Frustration with the Navy's plan to leave Moffett Field's iconic Hangar One as a bare skeletal frame appears to have reached a boiling point, if a recent meeting of the Restoration Advisory Board is any indication.
The June 11 meeting brought about 100 hangar supporters to the conference room of NASA Building 943, where Navy representatives made it clear that the fate of Hangar One hangs in the balance. The Navy said a contractor would be hired by the end of July to carry out its plan to remove the hangar's toxic siding over a 30-month period -- with no plan to re-skin it.
Opposition to the Navy's plan is unanimous among local community leaders and elected officials. Last Tuesday, the Mountain View City Council joined the RAB in asking the Navy for a Hangar One "summit" or "all hands meeting" between top Navy officials, NASA and Congresswoman Anna Eshoo.
"Senior Navy leadership is being informed of the request," said John Hill, Navy base closure manager for Moffett Field, in an e-mail Tuesday. "Navy responses to Representative Eshoo and NASA are forthcoming; therefore meeting attendees and a meeting schedule have not been established at this time."
Preservationists say the clock is ticking for Hangar One once a contractor is hired by the Navy. They say removing the hangar's toxic galbestos siding with no plan to re-cover the frame will lead to corrosion of the well-preserved skeletal structure and possibly turn it into a huge bird's nest -- a safety hazard for aircraft taking off and landing there.
Lew Braxton, NASA Ames deputy director, said it would be "unwise" to move forward without a plan to re-skin the hangar, which NASA plans to re-use.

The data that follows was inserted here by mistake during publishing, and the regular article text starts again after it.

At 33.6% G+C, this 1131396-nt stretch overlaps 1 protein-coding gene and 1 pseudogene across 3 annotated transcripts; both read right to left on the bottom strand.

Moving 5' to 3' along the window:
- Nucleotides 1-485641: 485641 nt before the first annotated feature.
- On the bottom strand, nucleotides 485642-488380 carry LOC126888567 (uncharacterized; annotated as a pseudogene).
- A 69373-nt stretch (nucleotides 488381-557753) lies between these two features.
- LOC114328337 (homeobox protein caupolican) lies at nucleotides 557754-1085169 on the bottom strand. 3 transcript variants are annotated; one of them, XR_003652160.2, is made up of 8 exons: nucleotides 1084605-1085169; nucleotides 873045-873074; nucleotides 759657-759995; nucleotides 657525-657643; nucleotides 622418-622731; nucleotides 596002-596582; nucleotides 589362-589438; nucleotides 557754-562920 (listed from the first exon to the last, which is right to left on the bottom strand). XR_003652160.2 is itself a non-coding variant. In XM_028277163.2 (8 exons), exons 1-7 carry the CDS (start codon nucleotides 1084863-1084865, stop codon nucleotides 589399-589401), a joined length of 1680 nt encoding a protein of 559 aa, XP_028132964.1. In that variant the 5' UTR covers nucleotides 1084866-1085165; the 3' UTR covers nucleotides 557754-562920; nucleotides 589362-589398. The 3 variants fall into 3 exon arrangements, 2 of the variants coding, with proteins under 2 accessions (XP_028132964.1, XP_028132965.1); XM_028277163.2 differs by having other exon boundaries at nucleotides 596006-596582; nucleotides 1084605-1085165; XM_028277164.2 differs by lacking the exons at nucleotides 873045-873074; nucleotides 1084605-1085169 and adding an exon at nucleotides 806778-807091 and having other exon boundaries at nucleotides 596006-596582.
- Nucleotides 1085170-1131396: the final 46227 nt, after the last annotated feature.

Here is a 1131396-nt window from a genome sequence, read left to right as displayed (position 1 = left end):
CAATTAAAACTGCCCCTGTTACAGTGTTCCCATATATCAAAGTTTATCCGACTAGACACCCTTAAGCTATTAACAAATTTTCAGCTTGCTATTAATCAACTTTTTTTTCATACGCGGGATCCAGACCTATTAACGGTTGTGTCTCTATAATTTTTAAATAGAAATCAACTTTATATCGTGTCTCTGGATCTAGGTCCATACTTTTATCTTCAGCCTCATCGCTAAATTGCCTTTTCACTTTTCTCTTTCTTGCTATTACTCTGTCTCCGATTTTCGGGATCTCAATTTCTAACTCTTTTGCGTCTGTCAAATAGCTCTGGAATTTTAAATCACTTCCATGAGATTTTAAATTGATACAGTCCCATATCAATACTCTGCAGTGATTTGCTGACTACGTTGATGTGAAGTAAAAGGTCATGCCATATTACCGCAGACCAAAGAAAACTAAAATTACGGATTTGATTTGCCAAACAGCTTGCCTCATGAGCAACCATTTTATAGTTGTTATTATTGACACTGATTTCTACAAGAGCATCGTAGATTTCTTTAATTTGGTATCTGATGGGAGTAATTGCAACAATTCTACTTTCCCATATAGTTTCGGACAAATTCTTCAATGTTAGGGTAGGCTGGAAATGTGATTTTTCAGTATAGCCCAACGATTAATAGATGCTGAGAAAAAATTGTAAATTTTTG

"I'm afraid you are going down a road" on which "there is no going back," added Lenny Siegel, director of the Center for Public Environmental Oversight to the Navy.
The Navy was apologetic about its plan, which is opposed by every elected official in the area, including Congresswoman Eshoo and the Mountain View and Sunnyvale city councils.
"The Navy is not enthusiastic about moving forward without support from the community at all levels," Hill said. But he added that "any additional delay could cost the Navy millions of dollars."
The frustrations of many were summed up by one RAB meeting attendee, who said he was baffled that the hangar is in jeopardy even though it's registered with the federal government as a historic building.
"Why do we even bother to register our historic places at all?" he asked.
The Navy and NASA continued to blame each other for not coming to an agreement on how to pay for re-skinning the hangar. In March, it appeared that the two sides had nearly reached an agreement: The Navy would put a new skin on, and in return NASA Ames would take on some additional responsibility for cleaning up the toxic substances left around Moffett Field by the Navy, freeing the Navy of obligations that could extend for decades. Cash-strapped NASA said it would rather pay the incremental costs of environmental cleanup than the high up-front cost of restoring the hangar.
But those talks have since broken down. The Navy blames NASA for not having a plan for the hangar, while NASA says the Navy wants to saddle it with excessive costs and liabilities.
The Navy says re-skinning will only cost $15 million, but according to several speakers last week, the Navy itself apparently believes it could cost more than twice that. Braxton said NASA also is concerned about whether the re-skinned hangar would be "watertight."
It was noted at the meeting that the hangar's 6,000 windows will probably be destroyed in the process of removing the skin. So will the many of hangar's historic interior structures.
"There isn't anything left to save 10 to 15 months into" the Navy's plan, said Carl Honaker, the last chief officer at Moffett Field before the Navy left in 1994.
Board co-chair Bob Moss continued to advocate unsuccessfully for the RAB to support leaving the hangar's siding intact and instead give it a $30 million coating to lock in hazardous chemicals. The Navy, and the RAB, rejected the idea, known as "Alternative Four," because it is considered to be a relatively temporary solution.
"I don't want to spend anybody's time beating a dead horse," said Peter Strauss, technical advisor at the Center for Public Environmental Oversight.